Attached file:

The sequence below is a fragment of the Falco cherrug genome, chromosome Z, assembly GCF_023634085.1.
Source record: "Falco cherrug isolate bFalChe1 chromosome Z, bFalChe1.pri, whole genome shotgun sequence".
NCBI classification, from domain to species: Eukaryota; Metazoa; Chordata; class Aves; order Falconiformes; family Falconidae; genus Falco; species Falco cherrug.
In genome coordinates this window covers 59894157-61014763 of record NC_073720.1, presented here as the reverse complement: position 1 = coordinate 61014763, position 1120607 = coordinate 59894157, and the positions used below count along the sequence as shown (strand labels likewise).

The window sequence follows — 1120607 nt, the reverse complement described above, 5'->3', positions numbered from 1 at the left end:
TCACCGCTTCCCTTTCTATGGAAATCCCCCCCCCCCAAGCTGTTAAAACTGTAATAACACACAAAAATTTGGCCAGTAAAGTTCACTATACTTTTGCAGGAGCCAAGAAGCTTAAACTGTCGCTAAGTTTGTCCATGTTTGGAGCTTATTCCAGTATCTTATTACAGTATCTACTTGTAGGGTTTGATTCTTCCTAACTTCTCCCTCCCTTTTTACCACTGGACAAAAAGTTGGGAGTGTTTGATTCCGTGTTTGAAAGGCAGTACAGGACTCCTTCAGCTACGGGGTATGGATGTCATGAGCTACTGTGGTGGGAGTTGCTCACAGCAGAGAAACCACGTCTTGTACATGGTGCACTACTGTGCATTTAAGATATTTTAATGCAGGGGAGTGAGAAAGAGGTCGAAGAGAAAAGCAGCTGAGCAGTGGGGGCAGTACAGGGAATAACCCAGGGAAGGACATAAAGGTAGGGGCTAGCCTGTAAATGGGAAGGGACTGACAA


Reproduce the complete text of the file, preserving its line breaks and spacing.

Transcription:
The sequence below is a fragment of the Falco cherrug genome, chromosome Z, assembly GCF_023634085.1.
Source record: "Falco cherrug isolate bFalChe1 chromosome Z, bFalChe1.pri, whole genome shotgun sequence".
NCBI classification, from domain to species: Eukaryota; Metazoa; Chordata; class Aves; order Falconiformes; family Falconidae; genus Falco; species Falco cherrug.
In genome coordinates this window covers 59894157-61014763 of record NC_073720.1, presented here as the reverse complement: position 1 = coordinate 61014763, position 1120607 = coordinate 59894157, and the positions used below count along the sequence as shown (strand labels likewise).

The window sequence follows — 1120607 nt, the reverse complement described above, 5'->3', positions numbered from 1 at the left end:
TCACCGCTTCCCTTTCTATGGAAATCCCCCCCCCCCAAGCTGTTAAAACTGTAATAACACACAAAAATTTGGCCAGTAAAGTTCACTATACTTTTGCAGGAGCCAAGAAGCTTAAACTGTCGCTAAGTTTGTCCATGTTTGGAGCTTATTCCAGTATCTTATTACAGTATCTACTTGTAGGGTTTGATTCTTCCTAACTTCTCCCTCCCTTTTTACCACTGGACAAAAAGTTGGGAGTGTTTGATTCCGTGTTTGAAAGGCAGTACAGGACTCCTTCAGCTACGGGGTATGGATGTCATGAGCTACTGTGGTGGGAGTTGCTCACAGCAGAGAAACCACGTCTTGTACATGGTGCACTACTGTGCATTTAAGATATTTTAATGCAGGGGAGTGAGAAAGAGGTCGAAGAGAAAAGCAGCTGAGCAGTGGGGGCAGTACAGGGAATAACCCAGGGAAGGACATAAAGGTAGGGGCTAGCCTGTAAATGGGAAGGGACTGACAA